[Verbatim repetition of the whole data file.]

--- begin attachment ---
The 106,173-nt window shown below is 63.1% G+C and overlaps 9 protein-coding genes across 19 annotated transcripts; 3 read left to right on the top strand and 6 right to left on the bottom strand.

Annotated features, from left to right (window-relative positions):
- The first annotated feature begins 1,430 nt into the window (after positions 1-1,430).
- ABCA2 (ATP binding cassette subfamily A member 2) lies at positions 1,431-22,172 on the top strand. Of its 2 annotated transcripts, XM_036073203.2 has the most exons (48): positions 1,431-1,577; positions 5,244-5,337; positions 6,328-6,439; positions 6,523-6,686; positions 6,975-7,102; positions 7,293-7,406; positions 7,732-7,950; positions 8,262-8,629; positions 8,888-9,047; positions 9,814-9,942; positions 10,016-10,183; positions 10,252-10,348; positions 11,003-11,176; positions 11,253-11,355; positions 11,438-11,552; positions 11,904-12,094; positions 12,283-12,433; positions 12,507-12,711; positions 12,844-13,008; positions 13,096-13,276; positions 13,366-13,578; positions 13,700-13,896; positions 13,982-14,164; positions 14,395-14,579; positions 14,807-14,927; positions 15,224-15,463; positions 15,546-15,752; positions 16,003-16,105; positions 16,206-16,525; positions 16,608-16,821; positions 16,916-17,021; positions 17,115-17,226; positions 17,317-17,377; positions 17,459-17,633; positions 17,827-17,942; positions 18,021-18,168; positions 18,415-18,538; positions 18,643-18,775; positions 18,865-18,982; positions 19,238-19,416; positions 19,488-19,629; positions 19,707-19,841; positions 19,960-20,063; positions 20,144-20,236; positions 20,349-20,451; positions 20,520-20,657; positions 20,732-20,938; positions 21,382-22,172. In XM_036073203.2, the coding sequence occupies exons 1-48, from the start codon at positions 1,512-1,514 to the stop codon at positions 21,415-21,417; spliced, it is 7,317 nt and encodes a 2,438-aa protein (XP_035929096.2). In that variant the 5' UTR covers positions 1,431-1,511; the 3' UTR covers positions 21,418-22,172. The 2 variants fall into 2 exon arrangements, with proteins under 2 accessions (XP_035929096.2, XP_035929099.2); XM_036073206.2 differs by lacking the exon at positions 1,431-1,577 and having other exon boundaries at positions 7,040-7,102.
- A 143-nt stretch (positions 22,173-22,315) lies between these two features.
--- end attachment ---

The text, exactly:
The 106,173-nt window shown below is 63.1% G+C and overlaps 9 protein-coding genes across 19 annotated transcripts; 3 read left to right on the top strand and 6 right to left on the bottom strand.

Annotated features, from left to right (window-relative positions):
- The first annotated feature begins 1,430 nt into the window (after positions 1-1,430).
- ABCA2 (ATP binding cassette subfamily A member 2) lies at positions 1,431-22,172 on the top strand. Of its 2 annotated transcripts, XM_036073203.2 has the most exons (48): positions 1,431-1,577; positions 5,244-5,337; positions 6,328-6,439; positions 6,523-6,686; positions 6,975-7,102; positions 7,293-7,406; positions 7,732-7,950; positions 8,262-8,629; positions 8,888-9,047; positions 9,814-9,942; positions 10,016-10,183; positions 10,252-10,348; positions 11,003-11,176; positions 11,253-11,355; positions 11,438-11,552; positions 11,904-12,094; positions 12,283-12,433; positions 12,507-12,711; positions 12,844-13,008; positions 13,096-13,276; positions 13,366-13,578; positions 13,700-13,896; positions 13,982-14,164; positions 14,395-14,579; positions 14,807-14,927; positions 15,224-15,463; positions 15,546-15,752; positions 16,003-16,105; positions 16,206-16,525; positions 16,608-16,821; positions 16,916-17,021; positions 17,115-17,226; positions 17,317-17,377; positions 17,459-17,633; positions 17,827-17,942; positions 18,021-18,168; positions 18,415-18,538; positions 18,643-18,775; positions 18,865-18,982; positions 19,238-19,416; positions 19,488-19,629; positions 19,707-19,841; positions 19,960-20,063; positions 20,144-20,236; positions 20,349-20,451; positions 20,520-20,657; positions 20,732-20,938; positions 21,382-22,172. In XM_036073203.2, the coding sequence occupies exons 1-48, from the start codon at positions 1,512-1,514 to the stop codon at positions 21,415-21,417; spliced, it is 7,317 nt and encodes a 2,438-aa protein (XP_035929096.2). In that variant the 5' UTR covers positions 1,431-1,511; the 3' UTR covers positions 21,418-22,172. The 2 variants fall into 2 exon arrangements, with proteins under 2 accessions (XP_035929096.2, XP_035929099.2); XM_036073206.2 differs by lacking the exon at positions 1,431-1,577 and having other exon boundaries at positions 7,040-7,102.
- A 143-nt stretch (positions 22,173-22,315) lies between these two features.